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NATO Committed to Sustaining anti-ISIS Coalition’s Momentum | ASHARQ AL-AWSAT English Archive 2005 -2017
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NATO Secretary General Jens Stoltenberg. Francois Lenoir/Reuters

Brussels-The fight against ISIS is a main topic on the agenda of discussions of NATO defense ministers who are holding a two-day meeting in Brussels.

Alliance head Jens Stoltenberg said Wednesday that NATO will contribute its support for the U.S.-led coalition battling ISIS in Syria and Iraq through sophisticated surveillance planes.

NATO leaders agreed in July to commit the AWACS planes after Washington had pressed hard for the alliance to make a concrete gesture to help the fight against ISIS.

“NATO itself is now offering direct support with our AWACS surveillance aircraft,” Stoltenberg told a press briefing in Brussels, announcing that the first flight took place on October 20.

NATO was “committed to sustaining the coalition’s momentum so that ISIS can be defeated once and for all,” he said at alliance headquarters on the sidelines of the two-day defense ministers meeting.

Stoltenberg’s remarks came as U.S.-led coalition forces carried out 11 airstrikes against ISIS terrorists in Syria and Iraq on Tuesday, Combined Joint Task Force Operation Inherent Resolve said in a press release.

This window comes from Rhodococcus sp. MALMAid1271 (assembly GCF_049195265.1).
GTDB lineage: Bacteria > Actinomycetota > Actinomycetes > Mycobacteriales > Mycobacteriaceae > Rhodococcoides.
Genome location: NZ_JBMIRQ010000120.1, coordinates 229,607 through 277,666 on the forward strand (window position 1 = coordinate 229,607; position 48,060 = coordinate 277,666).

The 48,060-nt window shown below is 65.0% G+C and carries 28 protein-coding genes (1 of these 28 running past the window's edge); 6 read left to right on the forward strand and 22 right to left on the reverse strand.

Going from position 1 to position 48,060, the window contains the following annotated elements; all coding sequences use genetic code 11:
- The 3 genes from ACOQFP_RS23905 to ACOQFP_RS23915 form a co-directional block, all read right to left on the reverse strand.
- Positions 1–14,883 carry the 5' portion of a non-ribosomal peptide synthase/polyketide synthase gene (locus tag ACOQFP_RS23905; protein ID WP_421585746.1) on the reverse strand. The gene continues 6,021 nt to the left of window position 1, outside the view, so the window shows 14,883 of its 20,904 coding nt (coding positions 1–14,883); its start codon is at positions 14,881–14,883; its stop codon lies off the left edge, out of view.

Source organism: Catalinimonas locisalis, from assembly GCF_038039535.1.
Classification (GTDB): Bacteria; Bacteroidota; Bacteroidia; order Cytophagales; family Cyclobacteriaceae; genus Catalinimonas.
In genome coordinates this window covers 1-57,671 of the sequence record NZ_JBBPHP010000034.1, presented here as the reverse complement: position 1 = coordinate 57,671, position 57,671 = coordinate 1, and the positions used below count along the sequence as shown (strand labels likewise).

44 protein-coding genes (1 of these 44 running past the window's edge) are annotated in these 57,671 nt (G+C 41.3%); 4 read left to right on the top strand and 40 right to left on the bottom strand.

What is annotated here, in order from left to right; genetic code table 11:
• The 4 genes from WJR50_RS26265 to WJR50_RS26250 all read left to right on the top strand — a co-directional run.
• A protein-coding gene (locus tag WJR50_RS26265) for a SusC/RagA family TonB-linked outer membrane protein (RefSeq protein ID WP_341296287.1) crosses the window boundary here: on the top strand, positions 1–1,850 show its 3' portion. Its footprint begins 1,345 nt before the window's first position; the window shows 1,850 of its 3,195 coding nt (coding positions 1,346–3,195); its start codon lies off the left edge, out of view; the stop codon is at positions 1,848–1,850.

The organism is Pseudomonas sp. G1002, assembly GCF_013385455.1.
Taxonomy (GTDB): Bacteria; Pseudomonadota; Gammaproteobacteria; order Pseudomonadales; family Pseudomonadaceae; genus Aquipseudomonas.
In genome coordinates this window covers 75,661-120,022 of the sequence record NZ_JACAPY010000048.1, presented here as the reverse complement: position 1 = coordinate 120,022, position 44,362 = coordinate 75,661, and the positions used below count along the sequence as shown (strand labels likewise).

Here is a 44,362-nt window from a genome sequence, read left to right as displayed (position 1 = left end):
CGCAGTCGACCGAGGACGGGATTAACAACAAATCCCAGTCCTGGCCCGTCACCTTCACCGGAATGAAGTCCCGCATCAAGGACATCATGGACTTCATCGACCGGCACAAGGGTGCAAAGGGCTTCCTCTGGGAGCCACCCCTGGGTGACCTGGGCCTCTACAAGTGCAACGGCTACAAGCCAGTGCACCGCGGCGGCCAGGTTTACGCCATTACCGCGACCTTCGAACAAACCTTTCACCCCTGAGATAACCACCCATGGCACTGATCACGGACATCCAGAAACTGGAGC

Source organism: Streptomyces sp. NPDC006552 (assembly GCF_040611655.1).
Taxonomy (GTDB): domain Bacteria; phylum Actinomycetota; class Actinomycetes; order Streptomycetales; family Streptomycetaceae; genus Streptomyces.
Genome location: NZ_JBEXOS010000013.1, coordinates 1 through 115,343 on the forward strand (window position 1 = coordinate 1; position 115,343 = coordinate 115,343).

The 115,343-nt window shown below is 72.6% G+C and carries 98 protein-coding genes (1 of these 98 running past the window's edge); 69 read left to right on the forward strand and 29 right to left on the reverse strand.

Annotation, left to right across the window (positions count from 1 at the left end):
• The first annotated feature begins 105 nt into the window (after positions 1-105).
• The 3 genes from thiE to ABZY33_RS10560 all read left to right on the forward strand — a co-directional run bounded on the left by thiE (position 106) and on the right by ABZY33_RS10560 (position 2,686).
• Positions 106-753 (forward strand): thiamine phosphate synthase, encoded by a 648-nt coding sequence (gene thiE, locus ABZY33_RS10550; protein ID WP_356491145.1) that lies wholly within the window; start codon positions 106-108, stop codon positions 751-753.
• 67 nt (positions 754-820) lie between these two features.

The coalition airstrikes in Syria were launched near the towns of Abu Kamal, Shadaddi and Mara, and destroyed tactical units, fighting positions and vehicles.

In Iraq, the airstrikes were waged near four locations, including Mosul and Haditha, and destroyed a number of ISIS infrastructure targets, such as tunnels, mortar systems, fighting positions, communications facilities and vehicles.

In addition to the war on ISIS, the NATO defense ministers are set to evaluate previous decisions taken in building up the battalions being deployed in eastern European allies.

NATO leaders endorsed plans at their Warsaw summit in July to rotate troops into the three Baltic states and Poland to reassure them they would not be left in the lurch if Russia was tempted to repeat its Ukraine intervention.

Britain, Canada, Germany and the United States agreed in July to lead the battalions of some 1,000 troops each, with the other 24 NATO allies expected to provide different components — transport, communications and medical units.